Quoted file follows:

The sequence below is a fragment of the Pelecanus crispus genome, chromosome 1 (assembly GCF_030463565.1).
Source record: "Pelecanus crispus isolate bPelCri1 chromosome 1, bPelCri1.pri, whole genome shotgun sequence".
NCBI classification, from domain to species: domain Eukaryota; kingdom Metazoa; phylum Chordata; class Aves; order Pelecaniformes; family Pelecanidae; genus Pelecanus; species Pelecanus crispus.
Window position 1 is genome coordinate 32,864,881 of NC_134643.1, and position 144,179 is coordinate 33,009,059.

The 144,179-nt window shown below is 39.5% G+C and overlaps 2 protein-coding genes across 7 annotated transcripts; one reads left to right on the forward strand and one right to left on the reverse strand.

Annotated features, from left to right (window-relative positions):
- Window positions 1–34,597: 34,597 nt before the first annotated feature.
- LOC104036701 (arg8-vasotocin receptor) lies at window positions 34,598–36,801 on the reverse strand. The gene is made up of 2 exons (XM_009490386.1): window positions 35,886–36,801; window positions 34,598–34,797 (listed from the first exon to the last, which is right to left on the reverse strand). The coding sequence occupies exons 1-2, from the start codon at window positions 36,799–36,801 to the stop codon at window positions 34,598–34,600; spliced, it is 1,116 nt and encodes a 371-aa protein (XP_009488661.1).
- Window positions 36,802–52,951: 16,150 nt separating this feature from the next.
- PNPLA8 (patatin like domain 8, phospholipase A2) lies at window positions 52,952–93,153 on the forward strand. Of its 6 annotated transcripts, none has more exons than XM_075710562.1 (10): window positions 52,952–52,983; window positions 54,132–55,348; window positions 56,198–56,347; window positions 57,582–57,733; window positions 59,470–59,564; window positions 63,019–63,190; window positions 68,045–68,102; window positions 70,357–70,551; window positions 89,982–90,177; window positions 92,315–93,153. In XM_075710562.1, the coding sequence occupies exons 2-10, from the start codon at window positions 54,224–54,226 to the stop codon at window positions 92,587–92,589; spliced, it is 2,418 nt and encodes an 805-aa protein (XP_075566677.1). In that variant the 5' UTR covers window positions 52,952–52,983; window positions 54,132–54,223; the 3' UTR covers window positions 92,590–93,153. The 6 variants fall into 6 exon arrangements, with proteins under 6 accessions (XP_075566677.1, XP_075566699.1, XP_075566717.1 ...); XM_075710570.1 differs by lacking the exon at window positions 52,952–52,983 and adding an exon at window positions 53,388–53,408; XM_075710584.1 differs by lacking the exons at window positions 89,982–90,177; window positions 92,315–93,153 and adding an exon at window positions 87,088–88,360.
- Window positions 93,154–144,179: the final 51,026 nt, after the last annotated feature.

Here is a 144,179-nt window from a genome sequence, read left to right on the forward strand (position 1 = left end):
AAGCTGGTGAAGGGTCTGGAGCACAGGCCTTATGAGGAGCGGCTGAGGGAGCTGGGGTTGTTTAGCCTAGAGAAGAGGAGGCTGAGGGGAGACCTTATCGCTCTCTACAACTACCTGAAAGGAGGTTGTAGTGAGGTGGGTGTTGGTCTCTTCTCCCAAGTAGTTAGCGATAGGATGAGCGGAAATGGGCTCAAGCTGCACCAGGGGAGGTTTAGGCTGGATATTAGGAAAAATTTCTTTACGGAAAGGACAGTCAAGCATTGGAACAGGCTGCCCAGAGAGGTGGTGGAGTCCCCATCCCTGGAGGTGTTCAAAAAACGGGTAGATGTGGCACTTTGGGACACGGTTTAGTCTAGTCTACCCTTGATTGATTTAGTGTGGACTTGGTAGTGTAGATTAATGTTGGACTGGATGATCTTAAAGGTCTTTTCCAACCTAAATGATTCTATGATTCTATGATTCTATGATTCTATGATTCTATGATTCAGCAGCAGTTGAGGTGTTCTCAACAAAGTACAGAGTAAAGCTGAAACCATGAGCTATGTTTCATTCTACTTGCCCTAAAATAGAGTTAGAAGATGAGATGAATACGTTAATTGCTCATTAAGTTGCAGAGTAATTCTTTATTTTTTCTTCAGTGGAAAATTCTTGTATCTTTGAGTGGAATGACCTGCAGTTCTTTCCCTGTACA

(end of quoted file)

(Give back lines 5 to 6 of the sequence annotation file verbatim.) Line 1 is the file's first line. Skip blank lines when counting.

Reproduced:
The 144,179-nt window shown below is 39.5% G+C and overlaps 2 protein-coding genes across 7 annotated transcripts; one reads left to right on the forward strand and one right to left on the reverse strand.

Annotated features, from left to right (window-relative positions):